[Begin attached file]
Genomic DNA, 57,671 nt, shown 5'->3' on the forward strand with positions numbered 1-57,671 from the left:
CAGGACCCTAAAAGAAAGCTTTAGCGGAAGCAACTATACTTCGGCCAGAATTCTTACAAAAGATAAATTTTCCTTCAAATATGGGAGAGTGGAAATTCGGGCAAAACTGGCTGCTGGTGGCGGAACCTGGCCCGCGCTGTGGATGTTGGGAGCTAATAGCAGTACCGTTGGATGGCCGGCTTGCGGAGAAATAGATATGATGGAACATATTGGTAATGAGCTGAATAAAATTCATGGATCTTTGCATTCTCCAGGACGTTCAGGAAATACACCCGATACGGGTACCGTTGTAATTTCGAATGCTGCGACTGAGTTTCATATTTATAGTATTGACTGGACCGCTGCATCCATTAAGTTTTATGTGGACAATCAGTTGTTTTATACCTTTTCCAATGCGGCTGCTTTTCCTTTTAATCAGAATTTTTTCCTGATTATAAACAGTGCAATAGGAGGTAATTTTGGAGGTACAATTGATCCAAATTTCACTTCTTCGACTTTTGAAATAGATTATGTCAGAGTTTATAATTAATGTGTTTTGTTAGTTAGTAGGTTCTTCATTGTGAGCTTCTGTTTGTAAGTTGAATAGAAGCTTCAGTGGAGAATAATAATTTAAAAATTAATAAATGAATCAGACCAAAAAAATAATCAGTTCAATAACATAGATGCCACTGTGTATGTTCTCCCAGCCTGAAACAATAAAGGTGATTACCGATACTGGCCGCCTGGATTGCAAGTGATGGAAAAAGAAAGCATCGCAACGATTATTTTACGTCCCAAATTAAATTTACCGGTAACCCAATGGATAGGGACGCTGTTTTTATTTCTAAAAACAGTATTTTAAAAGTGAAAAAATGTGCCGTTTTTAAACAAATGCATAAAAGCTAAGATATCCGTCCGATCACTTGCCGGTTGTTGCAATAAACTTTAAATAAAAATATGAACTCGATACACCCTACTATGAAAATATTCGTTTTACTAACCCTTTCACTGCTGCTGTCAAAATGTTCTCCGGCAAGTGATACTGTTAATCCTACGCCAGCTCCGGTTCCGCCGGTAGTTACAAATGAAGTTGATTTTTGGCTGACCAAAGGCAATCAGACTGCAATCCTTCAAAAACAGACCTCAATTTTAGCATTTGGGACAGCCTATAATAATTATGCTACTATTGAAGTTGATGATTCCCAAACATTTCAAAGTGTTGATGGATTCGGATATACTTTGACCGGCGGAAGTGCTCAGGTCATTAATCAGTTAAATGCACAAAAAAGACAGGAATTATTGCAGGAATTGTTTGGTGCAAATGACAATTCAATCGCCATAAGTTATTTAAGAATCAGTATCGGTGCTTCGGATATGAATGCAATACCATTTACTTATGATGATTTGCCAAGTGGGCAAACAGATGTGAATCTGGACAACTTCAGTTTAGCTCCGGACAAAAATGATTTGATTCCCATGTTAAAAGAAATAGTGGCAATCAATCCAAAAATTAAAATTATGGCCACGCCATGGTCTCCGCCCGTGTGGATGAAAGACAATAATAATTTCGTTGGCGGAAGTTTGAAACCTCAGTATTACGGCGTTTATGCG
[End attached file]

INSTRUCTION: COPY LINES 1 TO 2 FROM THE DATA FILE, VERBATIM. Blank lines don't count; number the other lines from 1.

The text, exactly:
Genomic DNA, 57,671 nt, shown 5'->3' on the forward strand with positions numbered 1-57,671 from the left:
CAGGACCCTAAAAGAAAGCTTTAGCGGAAGCAACTATACTTCGGCCAGAATTCTTACAAAAGATAAATTTTCCTTCAAATATGGGAGAGTGGAAATTCGGGCAAAACTGGCTGCTGGTGGCGGAACCTGGCCCGCGCTGTGGATGTTGGGAGCTAATAGCAGTACCGTTGGATGGCCGGCTTGCGGAGAAATAGATATGATGGAACATATTGGTAATGAGCTGAATAAAATTCATGGATCTTTGCATTCTCCAGGACGTTCAGGAAATACACCCGATACGGGTACCGTTGTAATTTCGAATGCTGCGACTGAGTTTCATATTTATAGTATTGACTGGACCGCTGCATCCATTAAGTTTTATGTGGACAATCAGTTGTTTTATACCTTTTCCAATGCGGCTGCTTTTCCTTTTAATCAGAATTTTTTCCTGATTATAAACAGTGCAATAGGAGGTAATTTTGGAGGTACAATTGATCCAAATTTCACTTCTTCGACTTTTGAAATAGATTATGTCAGAGTTTATAATTAATGTGTTTTGTTAGTTAGTAGGTTCTTCATTGTGAGCTTCTGTTTGTAAGTTGAATAGAAGCTTCAGTGGAGAATAATAATTTAAAAATTAATAAATGAATCAGACCAAAAAAATAATCAGTTCAATAACATAGATGCCACTGTGTATGTTCTCCCAGCCTGAAACAATAAAGGTGATTACCGATACTGGCCGCCTGGATTGCAAGTGATGGAAAAAGAAAGCATCGCAACGATTATTTTACGTCCCAAATTAAATTTACCGGTAACCCAATGGATAGGGACGCTGTTTTTATTTCTAAAAACAGTATTTTAAAAGTGAAAAAATGTGCCGTTTTTAAACAAATGCATAAAAGCTAAGATATCCGTCCGATCACTTGCCGGTTGTTGCAATAAACTTTAAATAAAAATATGAACTCGATACACCCTACTATGAAAATATTCGTTTTACTAACCCTTTCACTGCTGCTGTCAAAATGTTCTCCGGCAAGTGATACTGTTAATCCTACGCCAGCTCCGGTTCCGCCGGTAGTTACAAATGAAGTTGATTTTTGGCTGACCAAAGGCAATCAGACTGCAATCCTTCAAAAACAGACCTCAATTTTAGCATTTGGGACAGCCTATAATAATTATGCTACTATTGAAGTTGATGATTCCCAAACATTTCAAAGTGTTGATGGATTCGGATATACTTTGACCGGCGGAAGTGCTCAGGTCATTAATCAGTTAAATGCACAAAAAAGACAGGAATTATTGCAGGAATTGTTTGGTGCAAATGACAATTCAATCGCCATAAGTTATTTAAGAATCAGTATCGGTGCTTCGGATATGAATGCAATACCATTTACTTATGATGATTTGCCAAGTGGGCAAACAGATGTGAATCTGGACAACTTCAGTTTAGCTCCGGACAAAAATGATTTGATTCCCATGTTAAAAGAAATAGTGGCAATCAATCCAAAAATTAAAATTATGGCCACGCCATGGTCTCCGCCCGTGTGGATGAAAGACAATAATAATTTCGTTGGCGGAAGTTTGAAACCTCAGTATTACGGCGTTTATGCG